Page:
Like McKay, Clevinger thought the resume Challenger wrote for him was bloated and ineffective. "I'm still hearing stories from people that just got their resume back from CGC after waiting months for it," he said. "The Navy made a huge mistake in using them."
He said he stopped contacting Challenger and instead went to a local office of Bradley-Morris Inc., a placement firm that, unlike Challenger, specializes in finding work for exiting military personnel. With Bradley-Morris' free help, Clevinger said, he went on 15 interviews, compared with none from Challenger, and landed a job.
He moved last month from Chesapeake to Northern Virginia to start work as a manufacturing technician.
Tim Best, senior vice president with Bradley-Morris in Norfolk, said the firm has worked with a "ton" of candidates who were forced out as a result of the retention board, though it doesn't track the number.
Best said he's not familiar with Challenger's work. "When people come to us, they don't say, 'Hey, so-and-so hasn't been able to help me,' " Best said. "It's more like, 'I need your help,' and we take it from there."
Challenger, founded in the mid-1960s, describes itself on its website as "the nation's first, oldest and premier outplacement consulting organization," helping "executives, middle managers and long-term or highly valued employees."
Its CEO, John Challenger, is often quoted in newspapers and on radio, and the company releases a steady stream of news releases on subjects ranging from seasonal hiring estimates to the cost to businesses of fantasy-football distraction. (Challenger pegged it at $6.5 billion.)
It had not worked before with active-duty military members, but it bid for the $5 million contract "to help these sailors, who voluntarily served our country, navigate this difficult transition," Pedderson said. The Navy chose Challenger over about four other bidders, Janac said, based in part on its experience and the services it offered.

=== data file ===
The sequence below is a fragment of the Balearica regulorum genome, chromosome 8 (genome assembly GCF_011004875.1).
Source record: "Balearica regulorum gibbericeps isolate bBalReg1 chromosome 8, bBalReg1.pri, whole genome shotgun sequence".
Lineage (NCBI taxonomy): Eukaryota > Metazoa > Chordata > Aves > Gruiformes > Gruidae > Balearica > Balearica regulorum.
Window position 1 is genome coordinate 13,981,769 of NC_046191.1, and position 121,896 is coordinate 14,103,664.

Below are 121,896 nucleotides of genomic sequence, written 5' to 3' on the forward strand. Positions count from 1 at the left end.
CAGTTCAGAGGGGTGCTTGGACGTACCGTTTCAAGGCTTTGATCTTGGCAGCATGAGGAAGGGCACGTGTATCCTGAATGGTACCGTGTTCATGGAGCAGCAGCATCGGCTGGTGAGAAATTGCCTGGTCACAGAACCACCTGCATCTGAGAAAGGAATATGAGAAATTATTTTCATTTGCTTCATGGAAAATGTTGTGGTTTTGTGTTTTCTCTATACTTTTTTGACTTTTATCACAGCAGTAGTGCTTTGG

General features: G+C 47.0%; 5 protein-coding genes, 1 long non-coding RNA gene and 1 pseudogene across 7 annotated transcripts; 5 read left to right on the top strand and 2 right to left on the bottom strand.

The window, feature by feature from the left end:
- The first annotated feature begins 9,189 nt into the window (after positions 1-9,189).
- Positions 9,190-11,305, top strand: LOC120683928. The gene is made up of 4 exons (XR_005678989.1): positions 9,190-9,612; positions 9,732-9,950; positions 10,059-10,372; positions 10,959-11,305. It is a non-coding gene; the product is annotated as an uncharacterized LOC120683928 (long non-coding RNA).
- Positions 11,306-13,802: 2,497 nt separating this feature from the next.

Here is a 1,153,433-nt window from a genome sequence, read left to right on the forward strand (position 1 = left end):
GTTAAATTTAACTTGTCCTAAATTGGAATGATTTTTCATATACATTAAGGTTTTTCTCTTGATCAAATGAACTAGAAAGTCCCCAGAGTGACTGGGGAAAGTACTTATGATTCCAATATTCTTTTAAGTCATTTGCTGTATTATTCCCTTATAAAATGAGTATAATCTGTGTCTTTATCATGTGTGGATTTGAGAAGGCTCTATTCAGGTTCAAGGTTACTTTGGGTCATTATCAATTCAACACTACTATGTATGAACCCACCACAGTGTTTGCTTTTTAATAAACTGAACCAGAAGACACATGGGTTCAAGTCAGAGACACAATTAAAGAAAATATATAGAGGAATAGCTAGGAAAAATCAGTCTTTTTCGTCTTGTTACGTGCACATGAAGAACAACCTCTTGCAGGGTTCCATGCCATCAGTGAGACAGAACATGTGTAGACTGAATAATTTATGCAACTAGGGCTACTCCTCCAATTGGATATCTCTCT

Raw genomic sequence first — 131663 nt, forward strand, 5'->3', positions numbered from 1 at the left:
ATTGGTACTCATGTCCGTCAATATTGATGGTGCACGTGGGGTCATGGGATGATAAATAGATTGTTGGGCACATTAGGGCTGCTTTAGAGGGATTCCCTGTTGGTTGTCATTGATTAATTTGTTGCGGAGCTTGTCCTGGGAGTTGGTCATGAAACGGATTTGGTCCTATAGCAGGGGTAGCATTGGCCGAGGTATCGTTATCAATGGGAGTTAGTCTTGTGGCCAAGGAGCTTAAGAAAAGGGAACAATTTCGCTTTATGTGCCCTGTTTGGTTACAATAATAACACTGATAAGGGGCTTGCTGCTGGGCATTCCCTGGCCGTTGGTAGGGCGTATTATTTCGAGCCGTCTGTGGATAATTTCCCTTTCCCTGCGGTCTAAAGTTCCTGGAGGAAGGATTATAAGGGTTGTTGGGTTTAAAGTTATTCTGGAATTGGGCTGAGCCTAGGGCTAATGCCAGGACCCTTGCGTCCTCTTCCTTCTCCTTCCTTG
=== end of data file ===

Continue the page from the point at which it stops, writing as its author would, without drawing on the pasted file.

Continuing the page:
Nearly all of the interactions with sailors have been over the phone, they said. But Challenger has held workshops and job fairs locally.
Jaret Barber, a 13-year Navy veteran who said his "job coach" has been a big help, thinks more of his colleagues should have taken advantage of the workshops. When Barber, 31, of Norfolk attended a session, "I thought it would be jam-packed, but I was the only person who showed up for the class."
Others offered different complaints about attendance. Jeremy Snipes, 40, of Virginia Beach and Adam Worden, 31, of Chesapeake said the job fairs have featured only three or four companies.
Snipes, an aviation electronics technician whose last day was Saturday, said the number of job listings has increased since June. But Jacob Wiley, 30, said most of the listings he received had nothing to do with his field - welding. Wiley and his family moved last month from Norfolk to Rochester, N.Y., where he found a job through Craigslist.
Most of the 3,000 sailors cut under ERB left the Navy as of Saturday. Because the Navy can provide placement services only to active-duty personnel, Janac said, the help from Challenger will end for them. Their last day to contact coaches will be Friday, Pedderson said. They won't be able to access a website designed by Challenger for the sailors after Sept. 19.
Challenger will continue its services for those yet to leave, Janac said.
The ERB reductions stung many of those targeted, confounding their belief in their job security and the quality of their work.
"I thought I was safe," said Worden, an aviation structural mechanic with more than 11 years in the Navy. "I'm not the greatest thing since sliced bread, but I was important there. I did a job nobody else could do."
Their frustration with Challenger's services - and its $5 million fee - has fueled the bitterness. Clevinger said the Navy should have spent it on its own transition programs or with a company such as Bradley-Morris with a track record of placing military personnel.
Snipes said, "If they're giving money away, why can't they give me some of it?"